reviewed Hotel on the Corner of Bitter and Sweet on + 289 more book reviews
Hotel on the Corner of Bitter and Sweet is an enchanting debut work of historical fiction which touches on the themes of Asian-American identity, intergenerational differences, and the Japanese internment during World War II. Henry Lee is a middle-aged recent widower who stumbles upon a press conference announcing the discovery of the belongings of Japanese internees during a renovation of the Panama Hotel (a real landmark in Seattle) in 1986. This sets up a series of flashbacks to 1942, when twelve-year-old Henry develops a deep friendship with Keiko, a fellow Japanese student on cafeteria duty at his otherwise all-white prep school. The story centers on their relationship through paternal disapproval on Henrys side, anti-Asian racism, and ultimately separation as Keikos family is relocated to the camp at Minidoka, Idaho. Hotels strengths include poignantly portraying Seattles Asian ethnic enclaves, sympathetic characters, andtrue to forma bittersweet resolution. However, some of Jamie Fords (a descendant of a 19th century Chinese miner-immigrant who took on a new name) Cantonese translations lack nuance. The relationship between the fathers and sons could have had more flair. Nonetheless, this was a pleasant read.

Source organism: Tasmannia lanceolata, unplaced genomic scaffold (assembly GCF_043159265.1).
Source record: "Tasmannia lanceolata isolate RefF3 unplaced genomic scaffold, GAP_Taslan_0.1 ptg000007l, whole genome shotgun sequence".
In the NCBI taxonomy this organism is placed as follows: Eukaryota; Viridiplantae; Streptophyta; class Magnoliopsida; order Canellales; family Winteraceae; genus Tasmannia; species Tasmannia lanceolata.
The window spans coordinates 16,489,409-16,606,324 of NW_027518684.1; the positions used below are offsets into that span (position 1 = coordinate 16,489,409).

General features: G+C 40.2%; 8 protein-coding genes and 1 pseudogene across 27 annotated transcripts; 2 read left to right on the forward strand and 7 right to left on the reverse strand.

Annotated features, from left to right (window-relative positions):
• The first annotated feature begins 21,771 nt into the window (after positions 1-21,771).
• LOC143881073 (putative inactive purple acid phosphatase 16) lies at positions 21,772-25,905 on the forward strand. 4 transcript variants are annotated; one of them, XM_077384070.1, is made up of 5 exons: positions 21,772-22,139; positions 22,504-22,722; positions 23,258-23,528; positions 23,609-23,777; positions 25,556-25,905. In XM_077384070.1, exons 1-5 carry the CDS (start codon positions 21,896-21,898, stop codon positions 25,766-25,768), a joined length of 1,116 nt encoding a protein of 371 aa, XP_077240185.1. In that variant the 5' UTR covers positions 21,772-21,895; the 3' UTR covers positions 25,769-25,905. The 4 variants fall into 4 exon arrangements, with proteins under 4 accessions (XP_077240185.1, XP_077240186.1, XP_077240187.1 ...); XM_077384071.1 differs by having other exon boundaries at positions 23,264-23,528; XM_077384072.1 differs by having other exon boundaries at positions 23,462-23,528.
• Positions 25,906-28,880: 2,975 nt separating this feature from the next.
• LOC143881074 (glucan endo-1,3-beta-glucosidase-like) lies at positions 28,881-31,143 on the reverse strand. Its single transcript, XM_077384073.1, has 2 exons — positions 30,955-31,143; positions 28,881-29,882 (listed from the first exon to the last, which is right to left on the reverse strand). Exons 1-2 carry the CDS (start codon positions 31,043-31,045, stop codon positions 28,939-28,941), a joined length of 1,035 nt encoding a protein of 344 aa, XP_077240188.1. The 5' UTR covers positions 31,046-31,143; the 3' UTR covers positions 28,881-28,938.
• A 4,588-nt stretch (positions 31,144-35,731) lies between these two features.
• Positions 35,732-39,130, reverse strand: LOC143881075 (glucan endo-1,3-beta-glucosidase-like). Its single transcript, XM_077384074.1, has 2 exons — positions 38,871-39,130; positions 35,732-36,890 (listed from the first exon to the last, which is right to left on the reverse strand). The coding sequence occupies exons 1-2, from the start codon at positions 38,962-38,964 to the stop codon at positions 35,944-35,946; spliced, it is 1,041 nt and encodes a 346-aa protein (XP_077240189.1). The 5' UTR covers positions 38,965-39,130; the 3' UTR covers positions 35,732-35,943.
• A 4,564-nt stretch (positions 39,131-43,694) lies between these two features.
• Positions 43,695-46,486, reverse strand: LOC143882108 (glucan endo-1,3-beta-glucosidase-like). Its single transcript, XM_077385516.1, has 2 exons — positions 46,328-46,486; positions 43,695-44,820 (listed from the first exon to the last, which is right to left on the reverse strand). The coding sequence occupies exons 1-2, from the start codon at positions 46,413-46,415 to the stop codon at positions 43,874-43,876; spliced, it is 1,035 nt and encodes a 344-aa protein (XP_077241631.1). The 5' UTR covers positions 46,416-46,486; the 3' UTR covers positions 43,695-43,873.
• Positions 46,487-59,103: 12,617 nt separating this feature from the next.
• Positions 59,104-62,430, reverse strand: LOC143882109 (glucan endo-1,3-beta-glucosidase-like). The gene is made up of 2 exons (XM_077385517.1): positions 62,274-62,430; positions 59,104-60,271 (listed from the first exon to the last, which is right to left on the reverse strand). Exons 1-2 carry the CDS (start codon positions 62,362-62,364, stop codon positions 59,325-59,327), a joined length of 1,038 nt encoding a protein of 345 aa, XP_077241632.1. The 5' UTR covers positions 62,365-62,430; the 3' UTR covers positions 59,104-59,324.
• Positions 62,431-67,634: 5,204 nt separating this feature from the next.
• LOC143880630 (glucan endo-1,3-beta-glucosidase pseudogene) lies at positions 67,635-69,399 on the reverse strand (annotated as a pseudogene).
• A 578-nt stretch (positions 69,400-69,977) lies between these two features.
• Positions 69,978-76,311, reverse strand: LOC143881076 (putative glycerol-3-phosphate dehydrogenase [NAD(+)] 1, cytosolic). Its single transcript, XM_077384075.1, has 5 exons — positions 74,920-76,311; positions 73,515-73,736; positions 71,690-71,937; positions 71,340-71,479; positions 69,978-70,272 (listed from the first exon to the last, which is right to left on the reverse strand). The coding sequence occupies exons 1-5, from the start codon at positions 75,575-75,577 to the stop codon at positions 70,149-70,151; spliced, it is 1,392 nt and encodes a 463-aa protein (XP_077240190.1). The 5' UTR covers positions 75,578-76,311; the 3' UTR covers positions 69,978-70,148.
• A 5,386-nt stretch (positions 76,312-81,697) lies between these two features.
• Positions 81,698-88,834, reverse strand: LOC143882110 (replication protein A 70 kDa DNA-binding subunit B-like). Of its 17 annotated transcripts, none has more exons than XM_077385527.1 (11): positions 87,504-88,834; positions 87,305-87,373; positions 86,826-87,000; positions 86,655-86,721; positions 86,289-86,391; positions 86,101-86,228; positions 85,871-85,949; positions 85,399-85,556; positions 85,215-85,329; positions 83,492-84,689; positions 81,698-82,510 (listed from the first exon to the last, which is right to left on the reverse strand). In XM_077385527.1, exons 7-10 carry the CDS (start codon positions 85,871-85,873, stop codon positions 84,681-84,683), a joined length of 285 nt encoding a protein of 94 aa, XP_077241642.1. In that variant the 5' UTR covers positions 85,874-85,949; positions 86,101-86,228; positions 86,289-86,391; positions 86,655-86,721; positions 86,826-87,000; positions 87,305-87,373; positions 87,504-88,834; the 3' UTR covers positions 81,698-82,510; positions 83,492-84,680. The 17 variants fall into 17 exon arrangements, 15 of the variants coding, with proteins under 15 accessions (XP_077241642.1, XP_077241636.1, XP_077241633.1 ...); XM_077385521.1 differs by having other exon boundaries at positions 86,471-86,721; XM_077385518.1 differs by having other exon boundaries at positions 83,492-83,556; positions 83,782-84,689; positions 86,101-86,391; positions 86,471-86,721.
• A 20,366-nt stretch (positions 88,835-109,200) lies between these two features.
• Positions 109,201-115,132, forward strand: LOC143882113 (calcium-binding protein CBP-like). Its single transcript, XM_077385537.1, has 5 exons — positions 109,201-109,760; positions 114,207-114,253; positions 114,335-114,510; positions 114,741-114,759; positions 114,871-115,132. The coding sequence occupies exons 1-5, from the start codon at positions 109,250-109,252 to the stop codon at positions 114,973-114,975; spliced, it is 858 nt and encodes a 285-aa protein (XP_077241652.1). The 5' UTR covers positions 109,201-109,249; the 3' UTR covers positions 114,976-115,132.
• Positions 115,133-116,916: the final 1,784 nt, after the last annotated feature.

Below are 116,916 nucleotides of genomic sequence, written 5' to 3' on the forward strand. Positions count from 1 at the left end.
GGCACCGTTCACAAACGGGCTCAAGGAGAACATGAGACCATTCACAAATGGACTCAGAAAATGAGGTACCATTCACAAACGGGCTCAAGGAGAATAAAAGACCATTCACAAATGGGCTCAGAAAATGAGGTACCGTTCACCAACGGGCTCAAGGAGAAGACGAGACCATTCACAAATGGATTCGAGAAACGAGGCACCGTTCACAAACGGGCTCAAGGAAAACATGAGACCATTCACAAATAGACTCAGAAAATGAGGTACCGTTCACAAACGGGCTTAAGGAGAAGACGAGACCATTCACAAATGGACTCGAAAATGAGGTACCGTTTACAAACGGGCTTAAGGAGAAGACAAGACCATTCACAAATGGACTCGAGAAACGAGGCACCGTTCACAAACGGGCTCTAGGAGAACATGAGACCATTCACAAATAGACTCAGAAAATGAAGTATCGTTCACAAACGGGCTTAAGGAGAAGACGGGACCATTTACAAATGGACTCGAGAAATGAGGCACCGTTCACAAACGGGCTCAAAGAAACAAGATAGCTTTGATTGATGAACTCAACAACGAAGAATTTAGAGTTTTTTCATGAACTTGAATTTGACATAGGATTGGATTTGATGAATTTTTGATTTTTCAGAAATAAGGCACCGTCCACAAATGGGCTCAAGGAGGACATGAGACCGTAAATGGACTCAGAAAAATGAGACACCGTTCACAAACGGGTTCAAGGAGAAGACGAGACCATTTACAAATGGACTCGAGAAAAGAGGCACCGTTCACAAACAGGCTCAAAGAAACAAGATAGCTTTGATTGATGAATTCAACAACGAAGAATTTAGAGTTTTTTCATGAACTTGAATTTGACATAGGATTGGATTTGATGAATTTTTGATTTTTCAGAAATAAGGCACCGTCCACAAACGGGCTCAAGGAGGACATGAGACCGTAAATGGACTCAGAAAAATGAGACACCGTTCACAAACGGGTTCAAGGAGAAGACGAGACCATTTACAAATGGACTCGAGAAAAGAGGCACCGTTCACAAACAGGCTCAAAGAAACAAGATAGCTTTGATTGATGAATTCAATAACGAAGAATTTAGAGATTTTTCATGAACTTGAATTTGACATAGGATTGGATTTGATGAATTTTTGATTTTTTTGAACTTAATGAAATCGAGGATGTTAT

reviewed Hotel on the Corner of Bitter and Sweet on + 86 more book reviews
Beautifully written story about a Chinese-American boy in WWII-era Washington state, too "Chinese" to be accepted completely by Americans, too American to be accepted by his traditional Chinese father. He befriends a young Japanese-American girl whose family faces internment in a prison camp. The story bounces from past to present, and also touches upon Henry's relationship with his own son. A very believable glimpse into that era of US History that touches a full range of emotions.